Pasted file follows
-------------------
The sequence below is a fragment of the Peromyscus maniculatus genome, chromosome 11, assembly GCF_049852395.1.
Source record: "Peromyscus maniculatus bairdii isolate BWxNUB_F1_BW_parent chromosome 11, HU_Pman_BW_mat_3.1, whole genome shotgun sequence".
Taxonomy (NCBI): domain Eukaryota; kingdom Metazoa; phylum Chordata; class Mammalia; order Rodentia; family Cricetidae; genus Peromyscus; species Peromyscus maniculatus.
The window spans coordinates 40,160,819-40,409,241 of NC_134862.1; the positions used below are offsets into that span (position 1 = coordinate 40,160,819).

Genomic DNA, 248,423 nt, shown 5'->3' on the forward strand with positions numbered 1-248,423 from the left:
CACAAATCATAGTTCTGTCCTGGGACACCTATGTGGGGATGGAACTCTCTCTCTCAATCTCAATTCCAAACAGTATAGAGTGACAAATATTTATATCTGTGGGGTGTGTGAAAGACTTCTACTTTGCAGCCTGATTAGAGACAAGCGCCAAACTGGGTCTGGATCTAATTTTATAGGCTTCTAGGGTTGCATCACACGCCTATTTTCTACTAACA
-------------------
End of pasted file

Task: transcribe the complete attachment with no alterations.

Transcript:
The sequence below is a fragment of the Peromyscus maniculatus genome, chromosome 11, assembly GCF_049852395.1.
Source record: "Peromyscus maniculatus bairdii isolate BWxNUB_F1_BW_parent chromosome 11, HU_Pman_BW_mat_3.1, whole genome shotgun sequence".
Taxonomy (NCBI): domain Eukaryota; kingdom Metazoa; phylum Chordata; class Mammalia; order Rodentia; family Cricetidae; genus Peromyscus; species Peromyscus maniculatus.
The window spans coordinates 40,160,819-40,409,241 of NC_134862.1; the positions used below are offsets into that span (position 1 = coordinate 40,160,819).

Genomic DNA, 248,423 nt, shown 5'->3' on the forward strand with positions numbered 1-248,423 from the left:
CACAAATCATAGTTCTGTCCTGGGACACCTATGTGGGGATGGAACTCTCTCTCTCAATCTCAATTCCAAACAGTATAGAGTGACAAATATTTATATCTGTGGGGTGTGTGAAAGACTTCTACTTTGCAGCCTGATTAGAGACAAGCGCCAAACTGGGTCTGGATCTAATTTTATAGGCTTCTAGGGTTGCATCACACGCCTATTTTCTACTAACA